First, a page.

BCHR at HRC33: Bahrain Did Not Follow Up on Recommendations
On 23 September, Erin Sigmon from Americans for Democracy & Human Rights in Bahrian (ADHRB), delivered an oral intervention at the 33rd session of the United Nations Human Rights Council in Geneva under Item 6, together with Alsalam Foundation, the Bahrain Institute for Human Rights (BIRD) and the Bahrain Center for Human Rights (BCHR). In the intervention Sigmon pointed out that the Bahraini government did not follow up on the vast majority of the proposed recommendations from the previous cycle of the Universal Periodic Review (UPR).
Alsalam Foundation, together with Americans for Democracy & Human Rights in Bahrain, the Bahrain Institute for Rights and Democracy and the Bahrain Center for Human Rights, would like to call the Council’s attention to the upcoming third cycle of the Universal Period Review of Bahrain. ADHRB has completed a preliminary assessment of the government’s progress in implementing the previous 176 recommendations provided to Bahrain in its 2012 second-cycle review, and found that Bahrain has effectively rejected the vast majority of the proposed reforms.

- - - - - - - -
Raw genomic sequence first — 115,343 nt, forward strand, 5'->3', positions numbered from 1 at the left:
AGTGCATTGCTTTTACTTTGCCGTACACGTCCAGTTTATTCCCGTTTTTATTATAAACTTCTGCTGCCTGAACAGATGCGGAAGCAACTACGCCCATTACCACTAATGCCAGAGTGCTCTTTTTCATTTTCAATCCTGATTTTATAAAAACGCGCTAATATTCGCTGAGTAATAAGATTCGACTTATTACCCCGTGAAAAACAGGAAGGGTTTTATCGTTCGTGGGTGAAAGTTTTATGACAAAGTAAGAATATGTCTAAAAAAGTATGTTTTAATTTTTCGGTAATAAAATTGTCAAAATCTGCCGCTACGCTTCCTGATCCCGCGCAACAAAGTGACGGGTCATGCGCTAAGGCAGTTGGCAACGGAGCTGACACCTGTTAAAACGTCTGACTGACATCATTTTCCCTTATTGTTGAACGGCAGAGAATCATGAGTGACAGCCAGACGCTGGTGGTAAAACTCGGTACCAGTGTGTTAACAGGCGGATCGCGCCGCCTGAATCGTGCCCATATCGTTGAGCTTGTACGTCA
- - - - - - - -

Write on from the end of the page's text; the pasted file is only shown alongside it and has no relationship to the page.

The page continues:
Although the government accepted 158 of the Human Rights Council’s 176 recommendations, the government has only made considerable progress in implementing three of these. 122 recommendations have not been implemented to any significant extent and 33 have been merely technically implemented through cosmetic efforts with little to no substantive impact.
Four years on, the Government of Bahrain has refused to implement recommendations to reform its criminal justice system, curb the use of torture, or institute real protections for basic human rights like free expression, assembly, association, and belief. Rather, Bahraini authorities continue to arbitrarily arrest, disappear, torture, and imprison individuals for exercising these rights. Since its last review, Bahrain has significantly expanded its criminal code and counter-terror laws to broadly restrict free expression and assembly—effectively criminalizing all forms of dissent. The government has additionally taken steps to imprison, harass and constrain most of Bahrain’s civil, political and religious societies.
Some issue, such as women’s rights, had seen modest steps toward improvement during the beginning of Bahrain’s second UPR cycle. Yet today, the government has begun backsliding in these areas too, having recently issued problematic new policies instituting new male guardianship regulations for female religious pilgrims and targeting women’s rights activists with imprisonment or exile.
We therefore call on the members of this Council to follow up on the recommendations given to Bahrain during its previous UPR cycle, while underscoring a need for accountability and transparency for implementation in the coming third cycle review.